Last year, on 14 July 2021, as part of the 'Fit for 55' package, the European Commission published its proposed regulation establishing a carbon border adjustment mechanism (CBAM) that would put a carbon price on imports of a targeted selection of products (see  here for more). The mechanism is designed to avoid 'carbon leakage', in which case, Europe's ambitious efforts to contribute to the global emission decline could be undermined as companies move carbon-intensive production outside of Europe.

On 15 March 2022, the European Council reached an agreement on the general approach of the CBAM regulation providing more details on the scope and proposing the centralisation of the CBAM governance (the "Council Position"). However, there are outstanding issues that have not been addressed by the Council, particularly the phase-out of free allocation and with it the availability of free carbon allowances. The main updates are as follows:

1. Scope

The Council Position broadly aligned with the proposals made in July 2021, including the confirmation that the scope of the regulation should cover iron and steel, cement, electricity, fertilisers, and aluminium. In addition to this, the Council has introduced a minimum threshold where goods imported with an intrinsic value of less than EUR 150 per consignment would not fall within the scope of this regulation. This measure will reduce the administrative burden for one-third of consignments, and the aggregate value and quantity of such goods would bring about a negligible amount of greenhouse gas emissions thereby justifying this threshold. This could also help to avoid the negative impact on small businesses that would have more difficulty bearing the cost of the increased tax burden.

2. Centralisation of the CBAM governance

The main deviation of the Council Position from the 2021 proposal is that the Council has opted for the centralisation of the CBAM governance. This means that instead of applying to relevant competent authorities at the relevant place where a company is established, companies intending to import goods that fall within the scope would have to apply to a new registry of CBAM declarants that is centralised at the EU level. The Commission will also establish a central database accessible to the public containing the details of the operations and the location of installations in third countries. In addition to this, the Council Position has a greater focus on coordination by supporting the exchange and issuing of guidelines on best practice, as well as promoting an adequate exchange of information and cooperation between the competent authorities, and between competent authorities and the Commission.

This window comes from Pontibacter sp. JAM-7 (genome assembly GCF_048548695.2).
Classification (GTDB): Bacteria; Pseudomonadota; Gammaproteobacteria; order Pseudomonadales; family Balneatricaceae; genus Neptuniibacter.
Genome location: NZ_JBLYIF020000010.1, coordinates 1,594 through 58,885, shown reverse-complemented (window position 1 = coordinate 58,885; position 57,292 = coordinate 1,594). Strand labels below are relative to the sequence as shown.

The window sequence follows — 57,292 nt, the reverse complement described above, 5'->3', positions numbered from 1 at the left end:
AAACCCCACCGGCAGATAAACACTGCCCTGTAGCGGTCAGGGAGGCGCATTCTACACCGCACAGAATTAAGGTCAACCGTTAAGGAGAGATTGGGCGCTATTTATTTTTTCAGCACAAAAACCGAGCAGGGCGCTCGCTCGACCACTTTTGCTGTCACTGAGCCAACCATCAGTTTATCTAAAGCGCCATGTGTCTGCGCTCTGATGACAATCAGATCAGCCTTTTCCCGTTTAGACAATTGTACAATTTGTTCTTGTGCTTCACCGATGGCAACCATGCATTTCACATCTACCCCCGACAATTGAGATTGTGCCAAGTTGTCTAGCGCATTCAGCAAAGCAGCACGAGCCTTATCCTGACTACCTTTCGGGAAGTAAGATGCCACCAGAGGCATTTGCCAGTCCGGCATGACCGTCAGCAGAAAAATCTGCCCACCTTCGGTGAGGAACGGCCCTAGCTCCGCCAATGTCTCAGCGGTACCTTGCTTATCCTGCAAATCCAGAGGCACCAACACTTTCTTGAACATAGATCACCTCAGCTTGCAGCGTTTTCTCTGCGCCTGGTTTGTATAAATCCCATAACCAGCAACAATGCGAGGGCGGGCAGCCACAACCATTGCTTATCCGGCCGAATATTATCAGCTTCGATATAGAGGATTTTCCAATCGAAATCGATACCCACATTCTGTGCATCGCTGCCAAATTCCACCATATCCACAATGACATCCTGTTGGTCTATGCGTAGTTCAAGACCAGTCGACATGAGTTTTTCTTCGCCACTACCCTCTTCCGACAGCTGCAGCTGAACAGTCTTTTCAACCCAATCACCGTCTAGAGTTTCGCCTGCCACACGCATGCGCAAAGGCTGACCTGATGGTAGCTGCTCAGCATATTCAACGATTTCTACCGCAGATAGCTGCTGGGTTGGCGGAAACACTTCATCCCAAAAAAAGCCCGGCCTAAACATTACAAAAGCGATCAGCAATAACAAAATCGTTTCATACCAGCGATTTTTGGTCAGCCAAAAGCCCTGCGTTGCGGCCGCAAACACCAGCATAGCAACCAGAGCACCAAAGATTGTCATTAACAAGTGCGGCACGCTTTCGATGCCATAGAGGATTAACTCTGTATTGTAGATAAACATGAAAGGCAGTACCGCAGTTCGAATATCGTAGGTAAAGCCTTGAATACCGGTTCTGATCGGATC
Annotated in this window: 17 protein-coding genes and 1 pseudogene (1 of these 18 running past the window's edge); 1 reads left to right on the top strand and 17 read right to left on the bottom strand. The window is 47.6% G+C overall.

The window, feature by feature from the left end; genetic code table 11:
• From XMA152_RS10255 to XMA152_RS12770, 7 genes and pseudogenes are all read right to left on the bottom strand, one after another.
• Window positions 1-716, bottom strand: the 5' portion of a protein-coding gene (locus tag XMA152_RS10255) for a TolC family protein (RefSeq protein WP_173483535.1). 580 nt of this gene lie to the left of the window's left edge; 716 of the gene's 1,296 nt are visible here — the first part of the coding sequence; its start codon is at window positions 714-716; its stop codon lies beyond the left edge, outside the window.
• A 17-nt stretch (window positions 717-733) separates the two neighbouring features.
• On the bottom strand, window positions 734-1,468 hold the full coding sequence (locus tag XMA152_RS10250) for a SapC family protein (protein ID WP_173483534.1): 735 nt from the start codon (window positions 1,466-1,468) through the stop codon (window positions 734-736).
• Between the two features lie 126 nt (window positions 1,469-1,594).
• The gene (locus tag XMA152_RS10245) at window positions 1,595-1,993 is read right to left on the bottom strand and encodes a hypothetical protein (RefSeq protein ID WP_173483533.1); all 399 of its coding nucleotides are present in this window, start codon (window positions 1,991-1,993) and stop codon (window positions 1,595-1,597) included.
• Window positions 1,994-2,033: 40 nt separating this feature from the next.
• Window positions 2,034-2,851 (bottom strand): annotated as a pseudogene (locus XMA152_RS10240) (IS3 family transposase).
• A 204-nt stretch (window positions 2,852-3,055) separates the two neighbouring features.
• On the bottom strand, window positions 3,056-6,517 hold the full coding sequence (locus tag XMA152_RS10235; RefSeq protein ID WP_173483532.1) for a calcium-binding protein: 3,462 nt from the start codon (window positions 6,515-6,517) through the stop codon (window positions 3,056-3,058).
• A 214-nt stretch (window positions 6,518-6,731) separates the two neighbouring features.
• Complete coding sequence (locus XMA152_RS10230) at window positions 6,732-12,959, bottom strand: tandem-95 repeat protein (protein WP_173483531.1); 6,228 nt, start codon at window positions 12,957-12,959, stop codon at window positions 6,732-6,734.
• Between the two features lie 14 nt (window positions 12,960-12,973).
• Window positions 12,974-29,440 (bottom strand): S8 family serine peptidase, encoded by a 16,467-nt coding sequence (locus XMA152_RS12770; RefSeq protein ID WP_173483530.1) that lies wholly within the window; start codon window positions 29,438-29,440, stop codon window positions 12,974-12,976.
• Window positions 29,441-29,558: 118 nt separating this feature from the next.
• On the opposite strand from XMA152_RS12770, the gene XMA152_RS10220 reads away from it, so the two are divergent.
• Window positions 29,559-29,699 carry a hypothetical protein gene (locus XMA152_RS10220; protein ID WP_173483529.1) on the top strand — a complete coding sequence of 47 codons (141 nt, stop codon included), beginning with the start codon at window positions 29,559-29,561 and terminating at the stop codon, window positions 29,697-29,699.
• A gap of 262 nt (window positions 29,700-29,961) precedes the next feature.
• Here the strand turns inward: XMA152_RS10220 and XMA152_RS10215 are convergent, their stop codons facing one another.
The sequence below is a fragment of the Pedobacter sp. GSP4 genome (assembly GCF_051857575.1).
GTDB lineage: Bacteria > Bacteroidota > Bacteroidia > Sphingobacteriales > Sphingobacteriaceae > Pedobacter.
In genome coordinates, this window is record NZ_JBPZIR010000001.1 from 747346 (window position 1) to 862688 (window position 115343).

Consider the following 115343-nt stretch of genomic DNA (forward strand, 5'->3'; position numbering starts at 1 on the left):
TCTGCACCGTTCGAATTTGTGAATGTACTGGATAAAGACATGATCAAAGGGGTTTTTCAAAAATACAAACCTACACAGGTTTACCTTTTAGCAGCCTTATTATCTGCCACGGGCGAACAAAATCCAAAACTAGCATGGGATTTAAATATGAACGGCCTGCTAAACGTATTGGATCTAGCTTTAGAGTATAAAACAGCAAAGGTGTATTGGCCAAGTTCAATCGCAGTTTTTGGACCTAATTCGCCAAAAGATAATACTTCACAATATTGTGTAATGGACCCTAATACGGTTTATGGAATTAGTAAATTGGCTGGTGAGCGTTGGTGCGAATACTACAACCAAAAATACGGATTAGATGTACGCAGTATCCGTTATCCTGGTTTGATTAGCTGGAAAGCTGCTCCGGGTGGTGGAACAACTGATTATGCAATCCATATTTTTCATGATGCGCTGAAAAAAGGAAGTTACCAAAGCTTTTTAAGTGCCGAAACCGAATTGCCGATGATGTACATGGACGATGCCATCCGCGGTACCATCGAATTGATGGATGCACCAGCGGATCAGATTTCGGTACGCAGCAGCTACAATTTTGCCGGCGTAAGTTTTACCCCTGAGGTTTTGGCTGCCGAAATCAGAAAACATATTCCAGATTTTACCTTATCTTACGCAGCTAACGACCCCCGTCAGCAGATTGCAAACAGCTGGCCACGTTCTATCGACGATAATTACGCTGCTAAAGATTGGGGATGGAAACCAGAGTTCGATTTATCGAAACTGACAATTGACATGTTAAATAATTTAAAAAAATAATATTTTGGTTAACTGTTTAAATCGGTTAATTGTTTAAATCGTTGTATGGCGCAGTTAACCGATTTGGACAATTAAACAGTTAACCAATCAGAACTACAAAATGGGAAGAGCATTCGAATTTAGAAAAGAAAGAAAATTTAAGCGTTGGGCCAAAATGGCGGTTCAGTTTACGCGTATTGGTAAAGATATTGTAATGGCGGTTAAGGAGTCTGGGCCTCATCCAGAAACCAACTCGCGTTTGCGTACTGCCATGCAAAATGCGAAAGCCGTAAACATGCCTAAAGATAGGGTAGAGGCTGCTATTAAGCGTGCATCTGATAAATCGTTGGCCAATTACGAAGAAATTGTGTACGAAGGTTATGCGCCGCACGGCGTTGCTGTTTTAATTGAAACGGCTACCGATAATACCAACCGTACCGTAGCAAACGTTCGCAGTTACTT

3. Next steps

The CBAM is designed to function in parallel with the EU ETS, to mirror and complement its functioning on imported goods. However, the CBAM is intended to gradually replace the existing EU mechanisms by addressing the risk of carbon leakage in a different way. In spite of this, the Council has not made sufficient progress on the phase-out of the EU ETS's free allocation, i.e. the issuance of free carbon allowances to industry sectors covered by the CBAM. These would need to be resolved to ensure that economic efficiency, environmental integrity and WTO compatibility of the CBAM are ensured.

It is important to note that the Council Position only confirmed the general approach to the CBAM regulation and has not addressed certain outstanding issues. Further proposals by the Commission are expected in relation to the use of revenues from the sale of CBAM certificates by 1 July 2022. In addition to this, the Council has emphasised the importance of greater focus on international cooperation with third countries, including the UK, by establishing a 'climate club' where countries could discuss and cooperate on carbon pricing policies. Finally, the current approach of CBAM regulation is import focused, neglecting the potential issues that may arise to EU exports, with critics arguing that EU exports may be put at a comparatively more disadvantaged position once free allocation has been phased out. This may be addressed in subsequent discussions. However, negotiations with the European Parliament will only start once sufficient progress is made by the Council.

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